Failure to add a specific reference to the 1974 Railroad Retirement Act in section 1003 of ERISA was understandable. ERISA was enacted six weeks before the Railroad Retirement Act of 1974. See P.L. 93-406, 83 Stat. 832 (1974); P.L. 93-445, 88 Stat. 1305 (1974). Section 1002(32) of ERISA listed only the 1935 and 1937 Railroad Retirement Acts because they were the only Railroad Retirement Acts then in existence. Conversely, the 1974 Railroad Retirement Act was omitted not because of a deliberate decision that plans under the 1974 Act were not to be exempt from ERISA, but simply because the 1974 Railroad Retirement Act was not yet law.
Nor is it surprising that the need to anticipate passage of the 1974 Railroad Retirement Act and include a specific reference to that Act in ERISA would be overlooked. As Judge Dorsey pointed out in the only reported decision on the subject,8 the 1974 Railroad Retirement Act “codified and absorbed and superseded the Railroad Retirement Acts of 1935 and 1937.” Cornelio v. Consolidated Rail Corp., 585 F.Supp. 490, 491 (D.Conn.1984). Consequently, “[t]he 1935 and 1937 Acts do not now exist as pure and separate legislative acts. They were absorbed into the 1974 enactment and now constitute one statute.” Id. at 493; See also Historical Note, Subchapter IV, Railroad Retirement Act of 1974, 45 U.S.C. § 231. In this context, the need to identify the most recent version of what was legislatively regarded as a single railroad retirement program would not have been obvious. Moreover, if the original Railroad Retirement Act and its two revisions are regarded as distinct, and section 1002(32) is “taken literally,” ERISA “would exempt plans under statutes no longer existent, but not plans under the only [Railroad Retirement Act] now in the United States Code,” a result that would “attribute to Congress a legislative non sequitur without rational explanation.” Cornelio, 585 F.Supp. at 491.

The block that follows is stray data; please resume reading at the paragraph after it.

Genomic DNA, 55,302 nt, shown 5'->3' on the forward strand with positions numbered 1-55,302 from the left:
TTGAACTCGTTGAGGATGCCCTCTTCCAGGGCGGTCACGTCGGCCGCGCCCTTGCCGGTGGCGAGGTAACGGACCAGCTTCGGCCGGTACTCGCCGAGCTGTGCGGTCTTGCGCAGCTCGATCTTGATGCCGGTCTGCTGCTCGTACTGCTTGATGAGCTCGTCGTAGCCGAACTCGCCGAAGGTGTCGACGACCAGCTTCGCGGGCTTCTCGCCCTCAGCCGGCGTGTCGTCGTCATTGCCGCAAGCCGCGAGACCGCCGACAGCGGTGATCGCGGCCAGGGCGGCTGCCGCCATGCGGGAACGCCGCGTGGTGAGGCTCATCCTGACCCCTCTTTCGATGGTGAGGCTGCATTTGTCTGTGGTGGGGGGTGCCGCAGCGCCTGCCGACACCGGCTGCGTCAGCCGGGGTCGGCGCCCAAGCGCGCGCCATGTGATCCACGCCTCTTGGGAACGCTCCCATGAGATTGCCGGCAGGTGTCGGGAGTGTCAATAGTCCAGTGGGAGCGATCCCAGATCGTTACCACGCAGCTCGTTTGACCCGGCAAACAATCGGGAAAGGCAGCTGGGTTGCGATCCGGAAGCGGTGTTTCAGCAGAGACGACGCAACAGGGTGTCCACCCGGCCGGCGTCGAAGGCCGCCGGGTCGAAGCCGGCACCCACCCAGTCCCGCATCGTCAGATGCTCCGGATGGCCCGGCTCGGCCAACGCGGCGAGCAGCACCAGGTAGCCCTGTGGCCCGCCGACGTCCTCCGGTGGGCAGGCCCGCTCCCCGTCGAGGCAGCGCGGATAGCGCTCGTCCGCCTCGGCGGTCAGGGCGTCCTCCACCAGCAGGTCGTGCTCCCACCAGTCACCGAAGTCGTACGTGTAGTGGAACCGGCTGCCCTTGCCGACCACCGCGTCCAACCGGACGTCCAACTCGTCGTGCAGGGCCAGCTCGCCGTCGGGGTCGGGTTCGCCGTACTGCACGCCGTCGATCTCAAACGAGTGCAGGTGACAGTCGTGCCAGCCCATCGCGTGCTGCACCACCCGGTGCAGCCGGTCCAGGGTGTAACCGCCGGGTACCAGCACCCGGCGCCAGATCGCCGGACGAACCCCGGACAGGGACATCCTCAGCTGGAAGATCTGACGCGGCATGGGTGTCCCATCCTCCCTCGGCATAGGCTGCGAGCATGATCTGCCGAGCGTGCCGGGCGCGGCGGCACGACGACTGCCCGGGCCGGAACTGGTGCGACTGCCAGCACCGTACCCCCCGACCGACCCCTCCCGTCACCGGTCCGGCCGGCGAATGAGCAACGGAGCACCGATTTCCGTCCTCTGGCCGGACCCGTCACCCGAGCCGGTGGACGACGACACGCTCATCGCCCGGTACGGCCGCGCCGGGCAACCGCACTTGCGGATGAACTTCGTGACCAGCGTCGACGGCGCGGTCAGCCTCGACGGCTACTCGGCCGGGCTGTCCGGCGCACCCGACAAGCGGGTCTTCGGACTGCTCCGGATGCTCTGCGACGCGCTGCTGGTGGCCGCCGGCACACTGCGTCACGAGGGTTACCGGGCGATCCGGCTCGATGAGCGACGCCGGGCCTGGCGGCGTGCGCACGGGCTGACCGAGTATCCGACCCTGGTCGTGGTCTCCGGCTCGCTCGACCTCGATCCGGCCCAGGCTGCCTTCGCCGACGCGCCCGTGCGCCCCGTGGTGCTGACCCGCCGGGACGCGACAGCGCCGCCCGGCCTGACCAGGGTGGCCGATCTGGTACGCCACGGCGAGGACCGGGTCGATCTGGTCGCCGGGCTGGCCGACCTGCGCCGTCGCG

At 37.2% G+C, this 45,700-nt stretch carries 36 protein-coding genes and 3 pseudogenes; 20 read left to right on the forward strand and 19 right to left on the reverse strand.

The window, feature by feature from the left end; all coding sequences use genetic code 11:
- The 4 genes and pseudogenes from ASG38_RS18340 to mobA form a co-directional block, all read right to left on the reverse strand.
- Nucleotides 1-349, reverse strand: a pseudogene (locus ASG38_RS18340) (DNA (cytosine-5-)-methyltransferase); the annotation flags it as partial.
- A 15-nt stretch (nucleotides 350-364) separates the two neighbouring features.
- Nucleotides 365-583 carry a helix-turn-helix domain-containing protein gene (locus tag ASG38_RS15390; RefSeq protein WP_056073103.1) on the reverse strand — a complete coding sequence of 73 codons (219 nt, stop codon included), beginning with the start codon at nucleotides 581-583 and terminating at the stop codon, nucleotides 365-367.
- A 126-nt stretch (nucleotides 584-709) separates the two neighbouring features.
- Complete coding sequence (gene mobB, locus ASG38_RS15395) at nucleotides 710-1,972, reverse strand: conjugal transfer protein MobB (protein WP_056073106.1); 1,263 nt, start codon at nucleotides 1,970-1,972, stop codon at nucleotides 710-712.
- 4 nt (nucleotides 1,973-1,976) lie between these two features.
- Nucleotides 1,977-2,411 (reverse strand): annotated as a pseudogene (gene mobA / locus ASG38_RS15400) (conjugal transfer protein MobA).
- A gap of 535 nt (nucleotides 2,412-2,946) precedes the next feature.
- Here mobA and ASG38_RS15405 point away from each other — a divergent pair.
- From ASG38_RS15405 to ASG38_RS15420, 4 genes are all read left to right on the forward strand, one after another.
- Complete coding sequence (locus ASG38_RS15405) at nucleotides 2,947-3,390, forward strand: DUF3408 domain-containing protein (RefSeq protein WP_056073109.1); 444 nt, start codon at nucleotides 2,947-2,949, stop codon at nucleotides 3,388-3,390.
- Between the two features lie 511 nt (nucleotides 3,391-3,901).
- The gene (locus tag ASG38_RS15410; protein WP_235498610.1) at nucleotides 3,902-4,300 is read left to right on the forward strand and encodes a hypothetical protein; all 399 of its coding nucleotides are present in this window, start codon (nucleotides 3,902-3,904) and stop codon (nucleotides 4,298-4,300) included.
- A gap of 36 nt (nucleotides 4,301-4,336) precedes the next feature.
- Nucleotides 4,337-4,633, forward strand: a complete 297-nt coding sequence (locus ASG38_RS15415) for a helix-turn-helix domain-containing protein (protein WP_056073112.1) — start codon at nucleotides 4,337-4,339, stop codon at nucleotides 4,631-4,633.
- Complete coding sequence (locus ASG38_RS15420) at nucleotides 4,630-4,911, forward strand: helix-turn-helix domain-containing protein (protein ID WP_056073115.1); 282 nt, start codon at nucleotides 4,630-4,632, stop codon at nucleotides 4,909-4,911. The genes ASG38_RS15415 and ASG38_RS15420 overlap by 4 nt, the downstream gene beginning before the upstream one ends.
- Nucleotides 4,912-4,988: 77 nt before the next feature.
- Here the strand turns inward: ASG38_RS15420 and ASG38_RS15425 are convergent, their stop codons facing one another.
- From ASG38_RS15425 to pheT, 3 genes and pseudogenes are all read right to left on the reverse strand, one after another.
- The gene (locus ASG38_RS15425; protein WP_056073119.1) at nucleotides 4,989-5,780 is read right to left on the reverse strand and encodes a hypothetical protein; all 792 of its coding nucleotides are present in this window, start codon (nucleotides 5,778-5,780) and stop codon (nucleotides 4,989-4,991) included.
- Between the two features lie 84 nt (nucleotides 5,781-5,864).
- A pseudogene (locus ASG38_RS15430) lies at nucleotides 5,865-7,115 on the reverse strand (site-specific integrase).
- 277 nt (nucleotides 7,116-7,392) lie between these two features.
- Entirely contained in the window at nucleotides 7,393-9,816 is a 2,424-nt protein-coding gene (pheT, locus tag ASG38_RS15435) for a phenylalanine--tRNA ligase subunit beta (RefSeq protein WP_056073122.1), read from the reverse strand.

The statutory language does not explicitly bar a reading of section 1002(32) that excludes from ERISA retirement plans under the 1974 Railroad Retirement Act. In view of the continuing nature of the Railroad Retirement Act program, it is not unreasonable to emphasize the reference to “the Railroad Retirement Act” in section 1002(32), rather than the reference to particular revisions, especially in light of the additional reference to funding through contributions fixed by “that Act.” This reference to funding characterizes plans under all three Railroad Retirement Acts. Furthermore, in the legislative history dealing with exemption provisions in ERISA, Congress made no distinction between the various Railroad Retirement Acts, simply noting that plans under a Railroad Retirement Act were exempt from ERISA's coverage. H.R.Rep. No. 533, 93rd Cong., 2nd Sess. reprinted in 1974 U.S.C.C.A.N. 4639, 4713; H.R. Conf. Rep. 1280, 93rd Cong., 2nd Sess, reprinted in 1974 U.S.C.C.A.N. 5038, 5043.
Although admittedly not inescapable, a construction of section 1003 that exempts all Railroad Retirement Act plans accords with the clear purpose of Congress and avoids anomalous results.
The district court granted defendants' Rule 12(b)(6) motion as to plaintiffs' FELA claims against Santa Fe Railway Company and Santa Fe Terminal Services for damages for work-related illnesses and injuries, holding that there can be no class actions under FELA as a matter of law. The court did not consider the propriety of class certification under Federal Rule of Civil Procedure 23.